For example, the microprocessor 53, which also coordinates said scanning, imposes on the comparator 57, via the converter 59, a threshold S corresponding to a light transmission equal to x %, x being for example equal to 50. The transmission of each of the n×m points of measurement of the reference sample is compared with this threshold S and the comparator 57 trips, i.e. emits a signal, whenever the transmission of a point of measurement is less than said threshold S, i.e. whenever this point of measurement has an opacity greater than x %. The counter 60 therefore counts the number of these points more opaque than x %. Moreover, the summation device 62 sums the value of the opacities of the points of measurement, except when it is prevented from doing so by the action of the shaping device 61, which occurs whenever a point of measurement has an opacity greater than x %.
Consequently, the counter 64 records the sum of the opacities of the points having an opacity less than x %. The output of the gate 66 validates the summation of the summation device 62 only if the comparator 57 has not tripped, i.e. if the output of the gate 66 is representative of the number of points of which the opacity is less than x %. The counter 67 therefore records the number of said points with opacity less than x %. From the contents of counters 64 and 67, the microprocessor 53 easily deduces the mean value Vm of the transmission of the n×m points of measurement of the reference sample. The microprocessor 53 may use this mean value Vm as threshold. However, in order to take into account parasitic responses due to physical or biological effects (heterogeneity of the diodes 35, transmission of the bottom of the recesses, dust, artefacts, etc . . . ), it is preferable if the microprocessor adopts as threshold Sx the mean value Vm corrected by subtraction of a certain percentage of transmission, corresponding to these effects and determined by experience.
According to a finer variant of the process of calculation of such a threshold Sx, the microprocessor 53 may employ an iterative method. For example, as before, an arbitrary threshold of x % is applied to the comparator 57 and the number of trips of the comparator 57 is counted. This number of trips is transmitted to the microprocessor 53 which automatically readjusts the value of the threshold until the number of trips counted is as close as possible to the predetermined percentage of the total number of the points of measurement read, this percentage, as before, being determined by experience and corresponding to the parasitic responses.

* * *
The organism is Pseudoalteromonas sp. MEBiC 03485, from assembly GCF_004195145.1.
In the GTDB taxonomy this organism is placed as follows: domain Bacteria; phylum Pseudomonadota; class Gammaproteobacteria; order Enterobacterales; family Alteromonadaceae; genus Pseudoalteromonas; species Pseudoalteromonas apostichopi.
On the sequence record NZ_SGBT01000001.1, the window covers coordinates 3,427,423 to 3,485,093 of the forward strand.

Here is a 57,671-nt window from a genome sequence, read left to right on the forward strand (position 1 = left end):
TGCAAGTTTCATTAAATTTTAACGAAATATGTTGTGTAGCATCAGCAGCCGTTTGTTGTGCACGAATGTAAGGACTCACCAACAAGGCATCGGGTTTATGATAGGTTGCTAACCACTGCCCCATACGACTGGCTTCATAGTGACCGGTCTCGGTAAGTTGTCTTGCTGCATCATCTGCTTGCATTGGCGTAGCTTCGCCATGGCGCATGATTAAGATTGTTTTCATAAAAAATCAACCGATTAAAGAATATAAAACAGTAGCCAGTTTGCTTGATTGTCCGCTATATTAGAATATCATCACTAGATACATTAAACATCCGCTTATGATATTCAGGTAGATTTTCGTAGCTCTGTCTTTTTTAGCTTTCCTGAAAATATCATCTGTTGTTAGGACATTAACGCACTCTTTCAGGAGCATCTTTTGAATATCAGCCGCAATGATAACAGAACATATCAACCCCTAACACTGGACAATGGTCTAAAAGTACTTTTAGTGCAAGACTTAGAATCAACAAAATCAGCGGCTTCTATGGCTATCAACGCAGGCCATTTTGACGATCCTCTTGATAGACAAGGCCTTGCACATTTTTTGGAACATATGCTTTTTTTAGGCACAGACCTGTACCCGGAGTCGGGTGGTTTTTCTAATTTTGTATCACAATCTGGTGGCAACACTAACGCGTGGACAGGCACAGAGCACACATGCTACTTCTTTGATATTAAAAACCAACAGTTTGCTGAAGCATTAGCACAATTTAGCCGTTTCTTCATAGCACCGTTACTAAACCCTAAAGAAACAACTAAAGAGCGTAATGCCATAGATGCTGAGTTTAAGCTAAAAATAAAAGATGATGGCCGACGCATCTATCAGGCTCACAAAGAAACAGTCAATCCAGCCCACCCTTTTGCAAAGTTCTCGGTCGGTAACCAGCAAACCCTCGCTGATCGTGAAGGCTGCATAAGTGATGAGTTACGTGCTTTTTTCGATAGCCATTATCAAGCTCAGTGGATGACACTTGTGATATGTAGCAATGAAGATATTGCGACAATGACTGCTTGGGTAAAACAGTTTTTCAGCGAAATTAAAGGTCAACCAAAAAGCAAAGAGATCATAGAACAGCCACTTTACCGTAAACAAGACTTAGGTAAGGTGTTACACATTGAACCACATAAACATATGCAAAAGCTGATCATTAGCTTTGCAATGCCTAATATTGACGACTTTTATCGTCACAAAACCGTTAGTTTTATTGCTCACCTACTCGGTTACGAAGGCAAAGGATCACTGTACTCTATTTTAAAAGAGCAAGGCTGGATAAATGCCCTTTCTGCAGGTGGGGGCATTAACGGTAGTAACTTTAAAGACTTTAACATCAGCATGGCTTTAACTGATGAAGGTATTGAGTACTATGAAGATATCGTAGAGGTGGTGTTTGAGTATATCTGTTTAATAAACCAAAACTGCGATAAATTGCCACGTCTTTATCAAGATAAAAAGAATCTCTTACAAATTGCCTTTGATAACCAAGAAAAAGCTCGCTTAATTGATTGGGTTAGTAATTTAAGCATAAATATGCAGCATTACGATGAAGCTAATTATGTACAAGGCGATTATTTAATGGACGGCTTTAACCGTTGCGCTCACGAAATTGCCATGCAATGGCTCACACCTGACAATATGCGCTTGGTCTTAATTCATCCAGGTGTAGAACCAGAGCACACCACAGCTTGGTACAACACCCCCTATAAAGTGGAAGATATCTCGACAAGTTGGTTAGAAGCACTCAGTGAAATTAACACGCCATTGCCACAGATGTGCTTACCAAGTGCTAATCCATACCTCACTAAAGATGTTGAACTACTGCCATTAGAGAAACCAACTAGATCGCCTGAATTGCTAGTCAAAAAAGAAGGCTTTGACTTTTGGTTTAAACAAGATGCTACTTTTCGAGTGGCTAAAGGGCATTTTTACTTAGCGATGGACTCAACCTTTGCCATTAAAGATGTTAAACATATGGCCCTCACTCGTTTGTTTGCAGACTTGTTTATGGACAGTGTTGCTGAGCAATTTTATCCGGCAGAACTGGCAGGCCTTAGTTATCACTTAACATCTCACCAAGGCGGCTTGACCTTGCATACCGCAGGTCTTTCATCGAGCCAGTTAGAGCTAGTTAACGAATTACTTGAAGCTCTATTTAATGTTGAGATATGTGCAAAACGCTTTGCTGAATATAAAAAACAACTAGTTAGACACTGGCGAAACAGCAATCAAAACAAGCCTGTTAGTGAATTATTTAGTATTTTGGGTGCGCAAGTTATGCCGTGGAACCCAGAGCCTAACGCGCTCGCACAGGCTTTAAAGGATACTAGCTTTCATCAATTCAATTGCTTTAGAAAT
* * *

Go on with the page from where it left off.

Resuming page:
Whatever the mode of determination of the threshold Sx, the latter is then used for measurements on liquid doses subjected to reagents. To this end, the different recesses 13 containing a liquid dose of the same type as the sample are examined and the microprocessor 53 applies on the corresponding input of the comparator 57 the corresponding threshold Sx. Thus, for each of the n×m points of observation of a recess, in the manner indicated hereinabove, counter 60 stores the number of points corresponding to agglutinates, counter 64 stores the sum of the intensities of the points not corresponding to agglutinates and counter 67 stores the number of points not corresponding to agglutinates.
From the measurements stored in the three counters 60, 64 and 67, the microprocesor 53 calculates the mean value of transmission of the non-agglutinated points (by division of the contents of counters 64 and 67). It compares this mean value of transmission with that of the reference sample and in the event of it establishing, simultaneously, that the result of this comparison shows that this mean value is greater than that of the points of the reference sample and that counter 60 contains agglutinated points, it decides that there is indeed agglutination.
Of course, as a function of the intensity of this agglutination, it may classify the latter in the different classes usual in microbiology.
Moreover, when the microprocessor 53 simultaneously establishes that the mean value of transmission calculated is not greater than that of the reference sample and that counter 60 does not contain agglutinated points, it decides that there is no agglutination.
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|U.S. Classification||436/164, 356/39, 356/442, 422/73, 436/805, 436/518|
|International Classification||G01N33/80, G01N33/49, G01N21/59, G01N21/17, G01N21/82, G01N33/86|
|Cooperative Classification||Y10S436/805, G01N21/82, G01N2201/04, G01N2021/5934|
|Apr 20, 1984||AS||Assignment|
Owner name: LE MATERIEL BIOMEDICAL 4, RUE DE PRESBOUR- 75116 P
Free format text: ASSIGNMENT OF ASSIGNORS INTEREST.;ASSIGNORS:DAVID, PIERRE;JARRICOT, JEAN J.;REEL/FRAME:004256/0179
Effective date: 19840413
|Sep 5, 1989||FPAY||Fee payment|
Year of fee payment: 4
|Apr 1, 1992||AS||Assignment|
Owner name: LE MATERIEL BIOMEDICAL, FRANCE
Free format text: ASSIGNMENT OF ASSIGNORS INTEREST.;ASSIGNOR:COMMISSARIAT A L ENERGIE ATOMIQUE;REEL/FRAME:006059/0156
Effective date: 19920325
|Sep 9, 1993||FPAY||Fee payment|
Year of fee payment: 8
|Oct 14, 1997||REMI||Maintenance fee reminder mailed|
|Mar 8, 1998||LAPS||Lapse for failure to pay maintenance fees|
|May 19, 1998||FP||Expired due to failure to pay maintenance fee|
Effective date: 19980311